We do love our mobiles, and our passion for them is on the rise. According to eMarketer, over a third of the world’s population will own a smartphone by 2017. But we’re not the only ones with a desire for these devices. Cybercriminals, too, have an appetite for mobiles: the Symantec Internet Security Threat Report (ISTR) shows that 38 per cent of smartphone users became victims of cybercrime in 2013.
The phenomenal growth in use of smartphones and tablets, along with our sometimes not-so-smart attitude to security, means that our mobile devices are easy and plentiful targets. As well as containing masses of valuable personal data, our mobiles are the perfect way for cybercriminals to get at us.
And with Wired reporting that mobile broadband subscribers are forecast to reach 5 billion worldwide in 2016, there is a vast and widening pool of potential victims.
Many people think you don’t need security for a mobile device, but read on and you’ll see why it’s essential. Here are our top 5 reasons to protect your mobile with security software.
You know that feeling when you reach into your pocket for your mobile – and get that immediate hot shock of panic when… it’s not there. Your heart races. Your stomach lurches. Your brain goes into overdrive. What to do? Dammit, you can’t even post your ‘missing mobile’ status or tweet about your loss.
You’ve just experienced nomophobia – ‘no-mobile phobia’ – the fear or being without, or losing, your mobile phone.
And this modern malaise affects many of us. No wonder, because our phone isn’t just our phone. It’s our digital security blanket – and it goes everywhere with us. Practically our entire lives are in those seductive little devices, so it’s no wonder we go a little crazy when we’re apart from them. But some of us take this separation anxiety too far.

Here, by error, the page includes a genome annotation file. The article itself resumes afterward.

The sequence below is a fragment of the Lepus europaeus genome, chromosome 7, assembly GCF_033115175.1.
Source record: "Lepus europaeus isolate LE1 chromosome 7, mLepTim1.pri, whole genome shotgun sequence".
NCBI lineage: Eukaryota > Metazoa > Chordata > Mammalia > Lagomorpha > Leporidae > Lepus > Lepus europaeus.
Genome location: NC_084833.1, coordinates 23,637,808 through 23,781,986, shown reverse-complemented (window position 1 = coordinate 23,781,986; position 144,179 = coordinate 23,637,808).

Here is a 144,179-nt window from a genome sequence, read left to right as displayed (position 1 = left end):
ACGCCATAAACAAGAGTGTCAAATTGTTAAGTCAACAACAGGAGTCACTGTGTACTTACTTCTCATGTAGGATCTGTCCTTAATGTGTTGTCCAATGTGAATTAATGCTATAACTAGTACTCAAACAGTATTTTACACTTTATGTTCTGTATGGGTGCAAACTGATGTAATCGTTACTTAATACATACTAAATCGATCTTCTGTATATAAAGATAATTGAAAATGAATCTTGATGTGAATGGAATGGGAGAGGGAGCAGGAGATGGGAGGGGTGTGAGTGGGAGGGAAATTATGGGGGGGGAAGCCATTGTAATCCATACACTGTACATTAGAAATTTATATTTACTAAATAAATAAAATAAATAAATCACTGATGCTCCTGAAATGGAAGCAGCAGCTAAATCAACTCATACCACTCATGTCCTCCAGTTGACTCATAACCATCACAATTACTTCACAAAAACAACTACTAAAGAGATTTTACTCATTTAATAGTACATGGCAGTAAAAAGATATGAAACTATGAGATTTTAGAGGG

With a growing amount of harmful and increasingly sophisticated software prowling the Internet, it’s essential to understand what spyware is and the problems it can cause. Spyware may be much more than an irritation as it can pose major privacy and security risks. Below, we’ll explain what spyware aims to do, how it gets into your computer and how you can avoid it.
Spyware is a blanket term given to software that gathers information about your computer and the things you do on it, and sends that information over the Internet to a third party. Sometimes spyware asks for your consent first. More commonly, it installs itself on your computer without you knowing and runs in the background, secretly collecting data, sending you targeted adverts or meddling with your computer set-up.
Bullying – it’s an age-old problem. But it’s one that’s found a new lease of life on the Internet. Thanks to our ‘always on’ mobile technology and our enthusiasm for sharing everything without care, cyberbullying has found the perfect home online. Cyberbullies can hide behind the anonymity of the Internet, and reach their target easily at almost any time and from anywhere, while broadcasting to a potentially limitless audience.